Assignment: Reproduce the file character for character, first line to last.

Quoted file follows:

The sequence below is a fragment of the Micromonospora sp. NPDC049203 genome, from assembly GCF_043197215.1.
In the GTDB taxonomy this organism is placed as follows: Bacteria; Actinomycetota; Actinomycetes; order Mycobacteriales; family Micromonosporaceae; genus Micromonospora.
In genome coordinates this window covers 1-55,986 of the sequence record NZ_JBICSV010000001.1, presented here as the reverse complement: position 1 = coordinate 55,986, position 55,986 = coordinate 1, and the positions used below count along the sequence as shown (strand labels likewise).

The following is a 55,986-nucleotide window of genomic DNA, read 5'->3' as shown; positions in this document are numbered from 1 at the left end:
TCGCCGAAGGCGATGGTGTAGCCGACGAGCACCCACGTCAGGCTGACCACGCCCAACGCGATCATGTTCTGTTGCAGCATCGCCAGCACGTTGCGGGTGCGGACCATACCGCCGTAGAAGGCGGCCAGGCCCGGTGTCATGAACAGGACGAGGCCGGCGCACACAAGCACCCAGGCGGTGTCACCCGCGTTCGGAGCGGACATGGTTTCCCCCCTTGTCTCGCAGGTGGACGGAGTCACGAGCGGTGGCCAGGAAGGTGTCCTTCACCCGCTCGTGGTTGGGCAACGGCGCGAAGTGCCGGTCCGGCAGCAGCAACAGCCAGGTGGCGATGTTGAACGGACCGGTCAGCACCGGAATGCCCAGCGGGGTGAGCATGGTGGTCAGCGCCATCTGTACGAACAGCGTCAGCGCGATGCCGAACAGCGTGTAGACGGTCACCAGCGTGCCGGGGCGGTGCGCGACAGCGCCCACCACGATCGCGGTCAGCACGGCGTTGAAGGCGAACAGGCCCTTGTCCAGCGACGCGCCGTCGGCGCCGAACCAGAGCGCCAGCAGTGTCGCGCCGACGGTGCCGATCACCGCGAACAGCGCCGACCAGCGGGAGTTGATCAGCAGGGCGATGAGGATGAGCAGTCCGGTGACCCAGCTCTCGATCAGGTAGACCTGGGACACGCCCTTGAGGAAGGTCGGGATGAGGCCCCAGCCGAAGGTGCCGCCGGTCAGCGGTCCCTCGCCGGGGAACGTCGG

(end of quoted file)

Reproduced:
The sequence below is a fragment of the Micromonospora sp. NPDC049203 genome, from assembly GCF_043197215.1.
In the GTDB taxonomy this organism is placed as follows: Bacteria; Actinomycetota; Actinomycetes; order Mycobacteriales; family Micromonosporaceae; genus Micromonospora.
In genome coordinates this window covers 1-55,986 of the sequence record NZ_JBICSV010000001.1, presented here as the reverse complement: position 1 = coordinate 55,986, position 55,986 = coordinate 1, and the positions used below count along the sequence as shown (strand labels likewise).

The following is a 55,986-nucleotide window of genomic DNA, read 5'->3' as shown; positions in this document are numbered from 1 at the left end:
TCGCCGAAGGCGATGGTGTAGCCGACGAGCACCCACGTCAGGCTGACCACGCCCAACGCGATCATGTTCTGTTGCAGCATCGCCAGCACGTTGCGGGTGCGGACCATACCGCCGTAGAAGGCGGCCAGGCCCGGTGTCATGAACAGGACGAGGCCGGCGCACACAAGCACCCAGGCGGTGTCACCCGCGTTCGGAGCGGACATGGTTTCCCCCCTTGTCTCGCAGGTGGACGGAGTCACGAGCGGTGGCCAGGAAGGTGTCCTTCACCCGCTCGTGGTTGGGCAACGGCGCGAAGTGCCGGTCCGGCAGCAGCAACAGCCAGGTGGCGATGTTGAACGGACCGGTCAGCACCGGAATGCCCAGCGGGGTGAGCATGGTGGTCAGCGCCATCTGTACGAACAGCGTCAGCGCGATGCCGAACAGCGTGTAGACGGTCACCAGCGTGCCGGGGCGGTGCGCGACAGCGCCCACCACGATCGCGGTCAGCACGGCGTTGAAGGCGAACAGGCCCTTGTCCAGCGACGCGCCGTCGGCGCCGAACCAGAGCGCCAGCAGTGTCGCGCCGACGGTGCCGATCACCGCGAACAGCGCCGACCAGCGGGAGTTGATCAGCAGGGCGATGAGGATGAGCAGTCCGGTGACCCAGCTCTCGATCAGGTAGACCTGGGACACGCCCTTGAGGAAGGTCGGGATGAGGCCCCAGCCGAAGGTGCCGCCGGTCAGCGGTCCCTCGCCGGGGAACGTCGG